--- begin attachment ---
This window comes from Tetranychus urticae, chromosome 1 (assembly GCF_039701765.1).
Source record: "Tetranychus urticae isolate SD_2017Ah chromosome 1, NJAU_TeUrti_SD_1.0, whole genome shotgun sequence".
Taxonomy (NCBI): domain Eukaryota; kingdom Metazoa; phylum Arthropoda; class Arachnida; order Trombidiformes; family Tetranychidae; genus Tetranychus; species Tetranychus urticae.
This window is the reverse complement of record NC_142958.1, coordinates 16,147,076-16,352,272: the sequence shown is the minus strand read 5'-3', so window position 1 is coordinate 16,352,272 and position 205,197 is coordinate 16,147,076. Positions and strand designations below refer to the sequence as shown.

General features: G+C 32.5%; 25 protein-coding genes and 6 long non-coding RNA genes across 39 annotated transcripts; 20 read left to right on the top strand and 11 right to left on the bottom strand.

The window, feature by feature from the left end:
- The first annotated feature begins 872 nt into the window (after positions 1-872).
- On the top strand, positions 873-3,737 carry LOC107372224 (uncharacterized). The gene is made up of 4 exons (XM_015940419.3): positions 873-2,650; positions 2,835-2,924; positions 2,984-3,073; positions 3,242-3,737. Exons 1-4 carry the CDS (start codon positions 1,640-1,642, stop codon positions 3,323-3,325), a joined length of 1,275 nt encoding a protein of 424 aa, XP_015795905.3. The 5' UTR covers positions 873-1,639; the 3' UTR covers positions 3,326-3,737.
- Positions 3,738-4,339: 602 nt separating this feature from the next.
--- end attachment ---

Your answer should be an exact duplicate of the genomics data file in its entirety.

This window comes from Tetranychus urticae, chromosome 1 (assembly GCF_039701765.1).
Source record: "Tetranychus urticae isolate SD_2017Ah chromosome 1, NJAU_TeUrti_SD_1.0, whole genome shotgun sequence".
Taxonomy (NCBI): domain Eukaryota; kingdom Metazoa; phylum Arthropoda; class Arachnida; order Trombidiformes; family Tetranychidae; genus Tetranychus; species Tetranychus urticae.
This window is the reverse complement of record NC_142958.1, coordinates 16,147,076-16,352,272: the sequence shown is the minus strand read 5'-3', so window position 1 is coordinate 16,352,272 and position 205,197 is coordinate 16,147,076. Positions and strand designations below refer to the sequence as shown.

General features: G+C 32.5%; 25 protein-coding genes and 6 long non-coding RNA genes across 39 annotated transcripts; 20 read left to right on the top strand and 11 right to left on the bottom strand.

The window, feature by feature from the left end:
- The first annotated feature begins 872 nt into the window (after positions 1-872).
- On the top strand, positions 873-3,737 carry LOC107372224 (uncharacterized). The gene is made up of 4 exons (XM_015940419.3): positions 873-2,650; positions 2,835-2,924; positions 2,984-3,073; positions 3,242-3,737. Exons 1-4 carry the CDS (start codon positions 1,640-1,642, stop codon positions 3,323-3,325), a joined length of 1,275 nt encoding a protein of 424 aa, XP_015795905.3. The 5' UTR covers positions 873-1,639; the 3' UTR covers positions 3,326-3,737.
- Positions 3,738-4,339: 602 nt separating this feature from the next.